Bramble Beer Soap
- Time:1 - 2 hours
- Yields:8 - 10 bars
We’ve been all abuzz and extremely excited in the Bramble Berry offices with the release of my new book, Soap Crafting. So this week, inspired by the book, we will be featuring 4 unique Cold Process tutorials plus announcing a special Soap Crafting contest (hint: who doesn’t love Pinterest?). Can’t get enough of the CP love? You’ve come to the right place!
It’s always 5 o’clock somewhere, and for some that means having a cold, refreshing beer. Although I don’t drink beer, I couldn’t resist using beer as an additive in this latest recipe. Substituting beer in a recipe a few extra steps, but the result is totally worth it because it helps to create a thick, creamy lather. This recipe also incorporates a gold mica vein to give this soap a little extra sparkle.
What You’ll Need:
1.75 oz.Avocado Oil
8.75 oz. Canola Oil
8.75 oz. Coconut Oil
7 oz. Palm Oil
8.75 Olive Oil
4.8 oz Sodium Hydroxide
11.5 oz. by volume blonde ale (or any other light ale)
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If you have never made cold process soap before, I highly recommend you get a couple of basic recipes under your belt. Check out this (free!) 4-part series on cold process soap making, especially the episode on lye safety. Bramble Berry carries quite a few books on the topic, and Soap Crafting includes comprehensive chapters about lye safety, oil choices, and an introductory beginner recipe with step-by-step tutorial.
COLOR PREP: Disperse 2 teaspoons of the Ultraviolet Blue into 2 tablespoons of Sunflower or Sweet Almond Oil (or any liquid oil), 2 teaspoons of Titanium Dioxide into 2 tablespoons of in liquid oil, 1 teaspoon Fired Up Fuchsia into 1 tablespoon of liquid oil, and 1 teaspoon of Black Oxide into 1 tablespoon of liquid oil. Use a mini mixer to get clumps worked out smoothly.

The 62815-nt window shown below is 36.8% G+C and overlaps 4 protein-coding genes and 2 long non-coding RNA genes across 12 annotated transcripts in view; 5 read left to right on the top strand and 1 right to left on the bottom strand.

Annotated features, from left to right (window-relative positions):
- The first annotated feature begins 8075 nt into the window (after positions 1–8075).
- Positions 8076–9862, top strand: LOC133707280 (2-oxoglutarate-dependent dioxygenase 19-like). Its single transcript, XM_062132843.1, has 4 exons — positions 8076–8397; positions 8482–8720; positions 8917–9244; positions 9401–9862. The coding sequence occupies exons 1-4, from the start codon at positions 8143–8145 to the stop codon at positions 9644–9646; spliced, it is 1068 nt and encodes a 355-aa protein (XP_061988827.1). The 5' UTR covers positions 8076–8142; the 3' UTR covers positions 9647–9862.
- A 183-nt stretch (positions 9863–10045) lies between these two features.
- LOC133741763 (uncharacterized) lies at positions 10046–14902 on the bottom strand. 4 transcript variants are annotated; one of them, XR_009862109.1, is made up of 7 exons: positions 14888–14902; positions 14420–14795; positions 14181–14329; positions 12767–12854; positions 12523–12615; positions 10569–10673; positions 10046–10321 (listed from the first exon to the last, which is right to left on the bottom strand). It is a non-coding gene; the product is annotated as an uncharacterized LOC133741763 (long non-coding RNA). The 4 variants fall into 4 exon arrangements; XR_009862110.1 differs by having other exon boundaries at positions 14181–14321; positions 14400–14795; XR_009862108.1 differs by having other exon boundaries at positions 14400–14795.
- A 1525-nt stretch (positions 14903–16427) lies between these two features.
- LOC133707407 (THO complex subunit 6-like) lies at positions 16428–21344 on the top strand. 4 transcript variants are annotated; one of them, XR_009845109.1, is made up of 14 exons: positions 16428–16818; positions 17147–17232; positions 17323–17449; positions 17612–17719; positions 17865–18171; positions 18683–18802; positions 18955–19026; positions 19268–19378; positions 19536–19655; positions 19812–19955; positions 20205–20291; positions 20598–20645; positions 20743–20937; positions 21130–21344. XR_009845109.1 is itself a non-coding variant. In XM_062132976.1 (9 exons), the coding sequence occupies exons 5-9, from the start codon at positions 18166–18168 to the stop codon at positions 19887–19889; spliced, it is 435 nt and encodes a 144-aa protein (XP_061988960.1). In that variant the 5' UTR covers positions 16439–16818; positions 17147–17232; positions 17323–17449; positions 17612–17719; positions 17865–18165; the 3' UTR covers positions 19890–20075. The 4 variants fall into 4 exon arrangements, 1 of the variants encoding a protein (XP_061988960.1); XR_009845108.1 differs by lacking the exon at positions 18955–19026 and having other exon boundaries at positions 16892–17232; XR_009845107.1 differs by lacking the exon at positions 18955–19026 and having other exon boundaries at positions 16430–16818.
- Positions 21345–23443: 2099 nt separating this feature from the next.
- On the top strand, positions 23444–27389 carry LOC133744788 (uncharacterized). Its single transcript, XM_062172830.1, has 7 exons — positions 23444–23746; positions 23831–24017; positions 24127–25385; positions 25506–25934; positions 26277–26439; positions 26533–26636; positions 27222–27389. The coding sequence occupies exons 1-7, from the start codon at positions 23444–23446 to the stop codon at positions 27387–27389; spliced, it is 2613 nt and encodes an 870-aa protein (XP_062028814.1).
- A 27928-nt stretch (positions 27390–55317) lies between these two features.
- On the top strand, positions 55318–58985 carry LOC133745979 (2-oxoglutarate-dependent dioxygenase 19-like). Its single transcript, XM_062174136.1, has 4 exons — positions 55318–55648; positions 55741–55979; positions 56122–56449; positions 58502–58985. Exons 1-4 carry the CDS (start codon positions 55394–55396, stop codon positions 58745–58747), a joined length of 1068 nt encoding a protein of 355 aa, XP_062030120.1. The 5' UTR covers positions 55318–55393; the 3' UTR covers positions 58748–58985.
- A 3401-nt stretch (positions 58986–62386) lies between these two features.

BEER PREP: In order to add beer to a recipe, you need to boil it to remove the alcohol and carbonation. Unboiled beer can react badly with lye and cause a bubbly volcano effect! To prevent this, boil the beer for about 15 minutes, paying careful attention that the beer doesn’t boil over. Note that half or more of the volume of beer will be lost when you boil it, so be sure to start out with more beer than you need. We recommend boiling an entire 16 oz. bottle of beer down to the amount you need. If after the 15 minutes you’ve boiled out too much beer, you can always make up the difference by adding distilled water.
Once the beer has been boiled, refrigerate it uncovered, overnight, to be sure that it loses as much alcohol and carbonation as possible. Take it out of the refrigerator about an hour before you plan to add your lye to it.
FRAGRANCE PREP: Prepare the fragrance blend by combining .8 oz. of Wasabi Fragrance Oil and 1.3 oz. Pink Grapefruit Fragrance Oil in a glass container. Set aside.
SAFETY FIRST: Suit up for safe handling practices! That means goggles, gloves and long sleeves. Make sure kids, pets, and other distractions and tripping hazards are out of the house or don’t have access to your soaping space. Always soap in a well-ventilated area.